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Cablegate: Daily Summary of Japanese Press 10/03/07

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UNCLAS SECTION 01 OF 11 TOKYO 004645

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DEPT FOR E, P, EB, EAP/J, EAP/P, EAP/PD, PA;
WHITE HOUSE/NSC/NEC; JUSTICE FOR STU CHEMTOB IN ANTI-TRUST DIVISION;
TREASURY/OASIA/IMI/JAPAN; DEPT PASS USTR/PUBLIC AFFAIRS OFFICE;
SECDEF FOR JCS-J-5/JAPAN,
DASD/ISA/EAPR/JAPAN; DEPT PASS ELECTRONICALLY TO USDA
FAS/ITP FOR SCHROETER; PACOM HONOLULU FOR PUBLIC DIPLOMACY ADVISOR;
CINCPAC FLT/PA/ COMNAVFORJAPAN/PA.

E.O. 12958: N/A
TAGS: OIIP KMDR KPAO PGOV PINR ECON ELAB JA

SUBJECT: DAILY SUMMARY OF JAPANESE PRESS 10/03/07

Index:

(1) Foreign Minister Komura hints at freezing part of Japan's aid to
Burma

(2) DPJ President Ozawa calls for participation in ISAF in
Afghanistan

(3) Concern about decline in civilian control: New refueling
legislation would stipulate MSDF operations and produces in
simplified manner; Some ruling party members opposing deletion of
Diet approval clause

(4) The current state of war on terror in Afghanistan and Japan: Two
military operations coexist (part 1)

(5) Editorial: On new anti-terror legislation, information
disclosure indispensable

(6) Interview with Defense Minister Shigeru Ishiba: Pins hopes on
start of debate on creation of permanent legislation

(7) Many restraints put on deterrent action in Japan

(8) Growing calls for extending current Diet session

ARTICLES:

(1) Foreign Minister Komura hints at freezing part of Japan's aid to
Burma

ASAHI ONLINE NEWS (Full)
October 3, 2007, 13:15

Responding to the incident of photojournalist Kenji Nagai (50)
having been shot to death in Burma (Myanmar), Foreign Minister
Komura at noon today commented, "I want to consider whether it would
be possible to suspend for a while activities of certain
organizations, such as the center for human resource development."
He suggested there might be a freeze placed on part of humanitarian
assistance provided to Burma, such as, grant aid. Komura was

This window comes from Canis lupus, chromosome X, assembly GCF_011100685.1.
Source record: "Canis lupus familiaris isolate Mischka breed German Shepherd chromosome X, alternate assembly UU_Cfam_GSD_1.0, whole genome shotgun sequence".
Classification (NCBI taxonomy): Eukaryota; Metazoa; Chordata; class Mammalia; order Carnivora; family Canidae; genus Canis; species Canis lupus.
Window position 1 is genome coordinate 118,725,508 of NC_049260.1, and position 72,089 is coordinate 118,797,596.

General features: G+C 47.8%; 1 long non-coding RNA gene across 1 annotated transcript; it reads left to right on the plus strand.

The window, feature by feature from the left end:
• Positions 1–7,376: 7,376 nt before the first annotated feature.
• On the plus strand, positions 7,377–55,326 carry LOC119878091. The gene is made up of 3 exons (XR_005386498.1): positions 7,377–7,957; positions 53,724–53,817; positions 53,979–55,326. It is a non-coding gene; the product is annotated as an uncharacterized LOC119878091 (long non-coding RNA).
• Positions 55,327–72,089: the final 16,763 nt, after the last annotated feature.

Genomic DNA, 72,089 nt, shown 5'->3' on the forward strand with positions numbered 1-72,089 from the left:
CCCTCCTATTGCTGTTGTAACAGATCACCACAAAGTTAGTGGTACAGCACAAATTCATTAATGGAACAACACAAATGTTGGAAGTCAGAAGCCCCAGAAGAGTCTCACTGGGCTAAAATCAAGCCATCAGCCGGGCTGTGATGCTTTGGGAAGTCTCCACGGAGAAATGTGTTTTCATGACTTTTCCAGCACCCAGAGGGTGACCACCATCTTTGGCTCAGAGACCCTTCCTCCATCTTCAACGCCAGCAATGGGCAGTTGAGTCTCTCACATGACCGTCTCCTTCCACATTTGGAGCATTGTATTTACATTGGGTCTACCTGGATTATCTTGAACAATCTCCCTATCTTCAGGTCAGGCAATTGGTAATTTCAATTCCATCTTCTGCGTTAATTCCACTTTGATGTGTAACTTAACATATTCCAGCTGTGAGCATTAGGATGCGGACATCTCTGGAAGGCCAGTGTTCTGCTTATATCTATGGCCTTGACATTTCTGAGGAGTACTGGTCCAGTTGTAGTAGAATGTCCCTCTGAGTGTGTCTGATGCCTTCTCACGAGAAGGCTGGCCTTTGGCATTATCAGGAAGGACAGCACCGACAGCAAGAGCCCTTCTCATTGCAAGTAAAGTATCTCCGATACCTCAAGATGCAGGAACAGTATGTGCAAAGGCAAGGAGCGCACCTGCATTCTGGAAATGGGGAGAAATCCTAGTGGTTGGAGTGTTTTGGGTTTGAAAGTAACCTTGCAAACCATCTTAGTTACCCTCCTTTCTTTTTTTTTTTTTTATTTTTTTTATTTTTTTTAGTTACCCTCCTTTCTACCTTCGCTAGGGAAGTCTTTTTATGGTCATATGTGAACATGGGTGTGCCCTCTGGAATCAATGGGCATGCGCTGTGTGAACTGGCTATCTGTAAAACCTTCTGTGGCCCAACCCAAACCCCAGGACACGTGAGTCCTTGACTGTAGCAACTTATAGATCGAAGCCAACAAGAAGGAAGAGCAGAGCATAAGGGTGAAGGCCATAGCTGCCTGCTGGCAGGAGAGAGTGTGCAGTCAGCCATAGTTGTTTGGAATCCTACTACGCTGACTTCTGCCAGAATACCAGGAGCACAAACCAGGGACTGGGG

speaking to reporters at the ministry.

Komura continued: "Some insist that all (aid) should be
discontinued, but I think it is not good to stop aid that directly
benefits the people of Burma, given how difficult it is now for
them."

According to the Foreign Ministry, Japan's aid to Burma has been
limited since 2003 to humanitarian assistance. Japan's aid for
fiscal 2006 was 3 billion yen in the areas of grant aid and
technical cooperation. Regarding the construction of a human
resource development center and its relevant equipment, about 550
million yen has been planned for that purpose this fiscal year.

(2) DPJ President Ozawa calls for participation in ISAF in
Afghanistan

YOMIURI NET (Full)
12:51, October 3, 2007

The Yomiuri Shimbun learned today that the Democratic Party of

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Japan's (Minshuto or DPJ) organ paper dated Oct. 5 carries this
statement by President Ichiro Ozawa's statement on the Maritime
Self-Defense Force's refueling operations in the Indian Ocean:
"Since it is authorized by a UN resolution, ISAF (International
Security Assistance Force) does not infringe on the Constitution.
When we take the reins of government and come into a position to
determine foreign and security policies, I would like to see Japan
take part in it."

In the statement, Ozawa also took the following view about
international contributions regarding the war on terrorism: "(Japan)
should take part actively. Actively participating in a UN
peacekeeping operation is in line with the philosophy of the
Constitution even if it eventually involves the use of force."

ISAF is a multinational force launched based on a December 2001 UN
Security Council resolution with the aim of maintaining security in
and around Kabul in Afghanistan. Since October 2006, ISAF has been
engaged in security operations under the command of NATO (North
Atlantic Treaty Organization).

(3) Concern about decline in civilian control: New refueling
legislation would stipulate MSDF operations and produces in
simplified manner; Some ruling party members opposing deletion of
Diet approval clause

TOKYO SHIMBUN (Page 2) (Full)
October 3, 2007